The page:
Not discussed in the paper is just how valuable such features could be to future astronauts looking to create a base on the moon. While the field is relatively strong for local magnetic fields, it it still around two orders of magnitude weaker than that of Earth’s. Thus, it is unlikely that this effect would be sufficiently strong to protect a base, nor would it provide protection from the x-rays and other dangerous electromagnetic radiation that is provided by an atmosphere.

Instead, this finding poses more in the way of scientific curiosity and can help astronomers map local magnetic fields as well as investigate the solar wind if such mini-magnetospheres are located on other bodies. The authors suggest that similar features be searched for on Mercury and asteroids.

Magnetic North Pole

The movement of Earth's north magnetic pole across the Canadian arctic, 1831--2001 (Geological Survey of Canada)


The Earth has a magnetic field, known as the magnetosphere, that protects our planet from the particles of the solar winds. One point of that field is known as the Magnetic North Pole. The Magnetic North Pole is not the geographic North Pole; it is actually hundreds of miles south of the geographic North Pole and north of Canada.

Hundreds of years ago, European navigators believed that the needles of compasses were attracted to some “magnetic mountain” or “island” thought to be located in the far north. Some also believed that the needles could be attracted to the Pole Star, which is part of the Ursa Minor constellation and has long been used in navigation. One English philosopher, William Gilbert, proposed that the Earth acts like a giant magnet; he also was the first person to state that the Earth’s magnetic field points vertically downward at the Magnetic North Pole. It took hundreds of years before scientists came to properly understand our planet’s magnetic field, although this is known to be correct now.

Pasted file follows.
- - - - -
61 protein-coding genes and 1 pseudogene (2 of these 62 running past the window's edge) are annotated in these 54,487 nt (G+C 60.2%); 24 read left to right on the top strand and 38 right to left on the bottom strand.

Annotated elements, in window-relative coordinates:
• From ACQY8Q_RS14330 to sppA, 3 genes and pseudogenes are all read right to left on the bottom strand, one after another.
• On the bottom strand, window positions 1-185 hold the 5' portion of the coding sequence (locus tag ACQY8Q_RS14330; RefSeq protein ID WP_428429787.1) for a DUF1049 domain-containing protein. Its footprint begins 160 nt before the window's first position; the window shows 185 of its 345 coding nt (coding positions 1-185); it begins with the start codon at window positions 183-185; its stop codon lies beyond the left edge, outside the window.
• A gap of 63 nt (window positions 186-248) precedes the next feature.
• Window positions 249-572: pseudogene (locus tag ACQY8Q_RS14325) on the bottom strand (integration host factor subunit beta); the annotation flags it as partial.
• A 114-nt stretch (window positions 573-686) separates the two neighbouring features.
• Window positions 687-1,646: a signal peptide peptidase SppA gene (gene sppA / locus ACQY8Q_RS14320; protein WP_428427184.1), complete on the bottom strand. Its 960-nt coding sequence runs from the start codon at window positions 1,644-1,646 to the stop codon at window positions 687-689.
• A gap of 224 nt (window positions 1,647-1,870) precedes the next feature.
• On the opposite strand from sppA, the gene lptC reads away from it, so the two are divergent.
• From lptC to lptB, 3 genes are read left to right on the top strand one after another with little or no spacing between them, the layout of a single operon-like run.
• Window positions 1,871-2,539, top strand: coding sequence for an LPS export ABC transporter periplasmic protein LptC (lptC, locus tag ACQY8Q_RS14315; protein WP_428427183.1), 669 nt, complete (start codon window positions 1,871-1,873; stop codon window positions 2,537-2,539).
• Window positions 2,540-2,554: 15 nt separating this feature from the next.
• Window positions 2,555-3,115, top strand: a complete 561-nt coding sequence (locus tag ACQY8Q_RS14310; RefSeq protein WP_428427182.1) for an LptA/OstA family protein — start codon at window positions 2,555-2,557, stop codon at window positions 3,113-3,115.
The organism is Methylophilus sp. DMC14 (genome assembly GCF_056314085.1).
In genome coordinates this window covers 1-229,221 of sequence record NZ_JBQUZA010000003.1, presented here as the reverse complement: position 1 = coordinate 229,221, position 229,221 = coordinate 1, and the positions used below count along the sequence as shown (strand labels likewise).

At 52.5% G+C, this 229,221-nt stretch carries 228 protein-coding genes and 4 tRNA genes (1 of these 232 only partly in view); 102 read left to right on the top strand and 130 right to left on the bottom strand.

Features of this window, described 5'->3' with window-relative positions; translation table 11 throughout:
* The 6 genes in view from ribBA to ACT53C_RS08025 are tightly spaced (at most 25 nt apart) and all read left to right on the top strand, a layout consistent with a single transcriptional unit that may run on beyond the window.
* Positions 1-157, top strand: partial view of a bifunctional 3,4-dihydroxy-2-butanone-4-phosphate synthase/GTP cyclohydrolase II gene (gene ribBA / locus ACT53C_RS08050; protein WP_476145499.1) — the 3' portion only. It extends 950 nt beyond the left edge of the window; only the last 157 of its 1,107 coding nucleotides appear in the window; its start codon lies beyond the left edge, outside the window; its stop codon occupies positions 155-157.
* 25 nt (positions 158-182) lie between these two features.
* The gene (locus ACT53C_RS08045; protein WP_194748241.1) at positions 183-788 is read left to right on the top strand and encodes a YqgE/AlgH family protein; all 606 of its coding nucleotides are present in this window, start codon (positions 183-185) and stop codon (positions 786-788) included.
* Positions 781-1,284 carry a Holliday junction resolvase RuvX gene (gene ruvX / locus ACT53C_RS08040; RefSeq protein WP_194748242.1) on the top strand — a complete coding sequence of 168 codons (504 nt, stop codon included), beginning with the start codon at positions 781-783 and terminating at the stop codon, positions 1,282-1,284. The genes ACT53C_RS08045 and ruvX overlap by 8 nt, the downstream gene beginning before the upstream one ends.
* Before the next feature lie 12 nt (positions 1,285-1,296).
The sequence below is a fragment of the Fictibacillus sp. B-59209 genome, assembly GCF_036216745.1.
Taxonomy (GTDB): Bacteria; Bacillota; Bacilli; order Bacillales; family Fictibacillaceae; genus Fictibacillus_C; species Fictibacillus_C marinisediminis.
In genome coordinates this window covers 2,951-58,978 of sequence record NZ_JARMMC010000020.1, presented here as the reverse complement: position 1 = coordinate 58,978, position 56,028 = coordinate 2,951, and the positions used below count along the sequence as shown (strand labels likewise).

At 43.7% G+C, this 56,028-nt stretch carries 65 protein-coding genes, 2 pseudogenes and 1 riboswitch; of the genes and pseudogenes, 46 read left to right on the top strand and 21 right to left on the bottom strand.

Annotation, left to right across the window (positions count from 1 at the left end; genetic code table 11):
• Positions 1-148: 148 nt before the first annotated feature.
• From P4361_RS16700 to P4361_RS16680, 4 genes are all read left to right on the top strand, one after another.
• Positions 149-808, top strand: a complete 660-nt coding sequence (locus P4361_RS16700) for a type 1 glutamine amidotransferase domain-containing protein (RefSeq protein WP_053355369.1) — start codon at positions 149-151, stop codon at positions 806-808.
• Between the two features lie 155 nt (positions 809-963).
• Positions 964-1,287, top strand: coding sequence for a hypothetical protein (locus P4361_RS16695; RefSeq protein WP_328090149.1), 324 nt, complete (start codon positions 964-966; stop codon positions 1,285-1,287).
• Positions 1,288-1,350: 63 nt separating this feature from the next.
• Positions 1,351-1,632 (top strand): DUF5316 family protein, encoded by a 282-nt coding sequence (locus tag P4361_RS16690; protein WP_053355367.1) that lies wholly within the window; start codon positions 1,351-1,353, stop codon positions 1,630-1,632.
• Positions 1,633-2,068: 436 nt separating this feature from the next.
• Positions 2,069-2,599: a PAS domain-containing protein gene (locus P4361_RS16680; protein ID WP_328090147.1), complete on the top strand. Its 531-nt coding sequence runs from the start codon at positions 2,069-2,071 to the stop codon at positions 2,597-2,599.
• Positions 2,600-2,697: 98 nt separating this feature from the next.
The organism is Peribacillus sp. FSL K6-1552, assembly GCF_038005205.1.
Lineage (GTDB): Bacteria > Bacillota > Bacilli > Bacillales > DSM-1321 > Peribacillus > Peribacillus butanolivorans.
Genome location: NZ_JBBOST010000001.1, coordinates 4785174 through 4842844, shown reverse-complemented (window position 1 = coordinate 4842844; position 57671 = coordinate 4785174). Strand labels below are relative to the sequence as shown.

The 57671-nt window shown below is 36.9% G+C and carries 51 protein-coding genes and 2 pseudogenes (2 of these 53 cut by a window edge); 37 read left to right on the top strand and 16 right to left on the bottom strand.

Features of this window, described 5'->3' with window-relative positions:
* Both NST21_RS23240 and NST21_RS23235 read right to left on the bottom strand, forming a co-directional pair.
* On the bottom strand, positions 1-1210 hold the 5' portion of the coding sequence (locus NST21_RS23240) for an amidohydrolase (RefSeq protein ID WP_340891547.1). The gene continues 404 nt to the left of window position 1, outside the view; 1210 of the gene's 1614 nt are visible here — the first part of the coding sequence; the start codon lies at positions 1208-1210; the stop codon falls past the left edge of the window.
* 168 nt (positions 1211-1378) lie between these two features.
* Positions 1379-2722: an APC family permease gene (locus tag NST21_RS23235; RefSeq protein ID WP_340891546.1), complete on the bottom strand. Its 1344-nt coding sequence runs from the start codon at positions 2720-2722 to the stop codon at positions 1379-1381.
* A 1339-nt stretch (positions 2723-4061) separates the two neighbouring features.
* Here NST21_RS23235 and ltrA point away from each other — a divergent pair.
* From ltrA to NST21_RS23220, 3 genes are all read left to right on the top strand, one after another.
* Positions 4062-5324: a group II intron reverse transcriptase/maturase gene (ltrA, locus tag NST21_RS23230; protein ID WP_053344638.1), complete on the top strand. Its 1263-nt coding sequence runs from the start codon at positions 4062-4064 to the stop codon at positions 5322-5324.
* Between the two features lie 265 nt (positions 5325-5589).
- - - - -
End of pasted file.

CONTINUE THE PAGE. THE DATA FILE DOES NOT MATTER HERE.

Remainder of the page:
All magnets have two poles, like the “plus” and “minus” signs found on batteries. Instead of these locations being named plus and minus though, they were named the North and South Magnetic Poles. It is toward the Magnetic North Pole that your compass points not the geographic North Pole, which makes sense considering it utilizes magnets to determine direction. At the Magnetic North Pole, the magnetic fields points down vertically; in other words it has a 90° “dip” toward the Earth’s surface. The counterpart of the Magnetic North Pole is the Magnetic South Pole. Because the Earth’s magnetic field is not perfectly symmetrical, the magnetic fields are not antipodal. That means that if you draw a straight line between them, it does not pass through the Earth’s center. It is off by approximately 530 km. The North and South Magnetic Poles are also known as Magnetic Dip Poles because they “dip” at a 90° angle towards the Earth.